Sometimes there’s more than one way to buy into an investment.
Take gold, for example. Sure, you could buy physical gold bars or a gold mutual fund. But you could also invest in a gold mine!
It’s the same thing with equity crowdfunding. You could:
- Invest in the companies featured on crowdfunding platforms (i.e., buy individual bars of start-up “gold”); or
- Invest in the crowdfunding platform itself — i.e., invest in a “gold mine.”
It’s rare — as in, once in a blue moon — that you’ll see an opportunity to invest in a crowdfunding “gold mine.” But here’s the thing:
One of them is raising money right now.
A Platform for Crowdfunded Real Estate
is similar to other crowdfunding platforms we’ve written about — like AngelList
, or OurCrowd
— but instead of featuring early-stage companies that build things like medical devices or food products, they feature investment opportunities in Commercial Real Estate (“CRE”).
Historically, only the wealthy and well-connected could invest in commercial buildings in major markets like San Francisco and New York. But with the emergence of Real Estate Investment Trusts (REITs) in the 1960s, the doors to CRE were opened to all.
offers a new way to profit from this sector. Like REITs, their goal is to make it easy for individuals to invest in real estate. But unlike REITs, they risk no capital. If they can attract real estate deals and enough investors, they’ll make money.
Here’s how it works:
1. They leverage their relationships to source attractive real estate opportunities.
2. They perform due diligence, which they share with the RealCrowd community.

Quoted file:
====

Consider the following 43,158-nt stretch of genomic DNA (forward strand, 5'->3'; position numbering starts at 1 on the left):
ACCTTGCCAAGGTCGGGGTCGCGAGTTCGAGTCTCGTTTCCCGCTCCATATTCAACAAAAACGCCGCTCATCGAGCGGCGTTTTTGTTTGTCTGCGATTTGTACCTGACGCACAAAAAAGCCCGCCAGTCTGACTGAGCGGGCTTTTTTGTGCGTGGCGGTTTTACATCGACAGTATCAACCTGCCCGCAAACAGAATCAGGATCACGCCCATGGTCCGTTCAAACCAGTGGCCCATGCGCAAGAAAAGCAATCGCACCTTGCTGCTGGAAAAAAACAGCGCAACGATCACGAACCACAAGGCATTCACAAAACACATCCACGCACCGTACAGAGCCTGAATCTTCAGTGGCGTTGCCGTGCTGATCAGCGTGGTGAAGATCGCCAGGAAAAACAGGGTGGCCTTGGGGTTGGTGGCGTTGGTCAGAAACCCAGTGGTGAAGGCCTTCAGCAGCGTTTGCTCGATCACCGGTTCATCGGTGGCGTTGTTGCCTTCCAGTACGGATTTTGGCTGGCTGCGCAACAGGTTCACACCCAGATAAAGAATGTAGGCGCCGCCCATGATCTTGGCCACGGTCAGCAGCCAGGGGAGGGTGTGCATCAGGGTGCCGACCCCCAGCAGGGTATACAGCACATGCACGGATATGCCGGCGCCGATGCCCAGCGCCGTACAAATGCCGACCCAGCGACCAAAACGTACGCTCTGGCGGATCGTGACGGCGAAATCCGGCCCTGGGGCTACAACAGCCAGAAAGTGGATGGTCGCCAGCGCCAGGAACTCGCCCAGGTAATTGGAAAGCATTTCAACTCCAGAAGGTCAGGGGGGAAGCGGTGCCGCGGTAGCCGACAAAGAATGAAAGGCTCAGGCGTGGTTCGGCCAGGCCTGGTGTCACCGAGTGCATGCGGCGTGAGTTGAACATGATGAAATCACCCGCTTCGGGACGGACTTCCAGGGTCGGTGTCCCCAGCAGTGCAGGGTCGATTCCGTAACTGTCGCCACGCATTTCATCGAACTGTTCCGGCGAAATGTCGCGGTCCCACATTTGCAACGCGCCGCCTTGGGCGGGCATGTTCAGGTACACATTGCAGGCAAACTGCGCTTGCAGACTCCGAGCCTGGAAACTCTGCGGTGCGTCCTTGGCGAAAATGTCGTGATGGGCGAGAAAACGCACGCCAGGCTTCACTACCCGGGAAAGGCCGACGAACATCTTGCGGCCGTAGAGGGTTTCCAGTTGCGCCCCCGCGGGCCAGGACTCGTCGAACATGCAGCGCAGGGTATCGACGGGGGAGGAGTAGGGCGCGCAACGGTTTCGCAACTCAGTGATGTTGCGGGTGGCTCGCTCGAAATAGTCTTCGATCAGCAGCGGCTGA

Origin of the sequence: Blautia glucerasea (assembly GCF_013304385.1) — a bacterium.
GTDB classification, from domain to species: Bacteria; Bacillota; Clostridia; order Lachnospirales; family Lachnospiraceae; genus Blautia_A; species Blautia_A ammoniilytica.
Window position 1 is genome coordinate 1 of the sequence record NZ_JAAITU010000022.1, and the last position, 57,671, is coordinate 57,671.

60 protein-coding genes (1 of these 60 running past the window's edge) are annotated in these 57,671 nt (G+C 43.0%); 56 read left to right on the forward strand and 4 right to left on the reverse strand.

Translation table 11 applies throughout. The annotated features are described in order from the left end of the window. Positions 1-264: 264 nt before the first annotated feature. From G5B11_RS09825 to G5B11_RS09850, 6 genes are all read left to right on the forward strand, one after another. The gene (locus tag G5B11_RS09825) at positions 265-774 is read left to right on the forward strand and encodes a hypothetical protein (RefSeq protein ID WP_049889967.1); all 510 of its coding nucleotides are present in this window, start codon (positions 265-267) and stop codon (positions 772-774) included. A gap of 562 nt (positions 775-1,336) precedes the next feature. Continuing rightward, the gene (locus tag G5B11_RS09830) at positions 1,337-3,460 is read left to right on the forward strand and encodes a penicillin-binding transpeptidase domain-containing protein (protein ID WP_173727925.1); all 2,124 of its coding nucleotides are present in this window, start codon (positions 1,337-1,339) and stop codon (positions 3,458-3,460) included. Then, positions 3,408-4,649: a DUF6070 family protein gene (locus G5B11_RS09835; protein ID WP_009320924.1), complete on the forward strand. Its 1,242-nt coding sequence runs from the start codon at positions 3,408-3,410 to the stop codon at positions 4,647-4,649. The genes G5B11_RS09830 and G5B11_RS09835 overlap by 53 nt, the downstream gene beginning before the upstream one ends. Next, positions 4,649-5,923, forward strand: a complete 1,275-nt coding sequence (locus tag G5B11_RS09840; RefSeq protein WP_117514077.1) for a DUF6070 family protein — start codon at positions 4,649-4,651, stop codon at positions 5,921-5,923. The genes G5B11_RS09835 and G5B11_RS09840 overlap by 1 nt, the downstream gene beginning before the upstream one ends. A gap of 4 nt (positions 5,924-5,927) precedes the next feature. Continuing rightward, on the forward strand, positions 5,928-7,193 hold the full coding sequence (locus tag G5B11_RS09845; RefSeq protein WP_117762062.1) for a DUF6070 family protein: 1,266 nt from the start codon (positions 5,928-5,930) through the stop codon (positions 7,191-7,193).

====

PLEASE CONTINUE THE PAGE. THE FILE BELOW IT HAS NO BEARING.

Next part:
3. If an investor likes a deal, he or she can invest as little as $5,000. RealCrowd
makes money by charging transaction fees and ongoing management fees.
Every year, $250 billion of CRE changes hands. RealCrowd
is specifically focusing on real estate in the $2 million to $15 million range. This deal size is generally too small for institutional investors like publicly-traded REITs, but too big for most individual investors. That means less competition for good deals — and an opportunity for crowdfunding.
By creating an online platform and bringing together deals and individual investors, RealCrowd
allows real estate operators to raise money efficiently from a new source — and allows individuals to participate in CRE.
Does CRE Even Make Sense For Individual Investors?
makes it easier for people like us to write a check for CRE. But is that a good thing? Should this type of investment even be accessible to crowdfund investors?
CRE has a long history as an investment for institutions such as pension plans or endowments. Yale University’s endowment, for example, keeps more than 20% of its assets in CRE. But recently we learned that Yale’s Chief Investment Officer recommends that every investor, individuals included, do the same; that provides some comfort.
While CRE is unlikely to earn its investors Google-like returns (the search engine giant’s earliest investors made more than 3,000%), the fact that real estate is a tangible asset, and creates forecastable revenues and profits, means that it’s far less risky.
Buying Into a “Gold Mine”
So despite the risks — including competition from similar platforms like RealtyMogul
; the expense of attracting good deals and good investors; and the fact that this is a start-up, with all the risks that come along with it — our perspective is clear:
(Please note: Crowdability has no relationship and zero financial interest in RealCrowd.)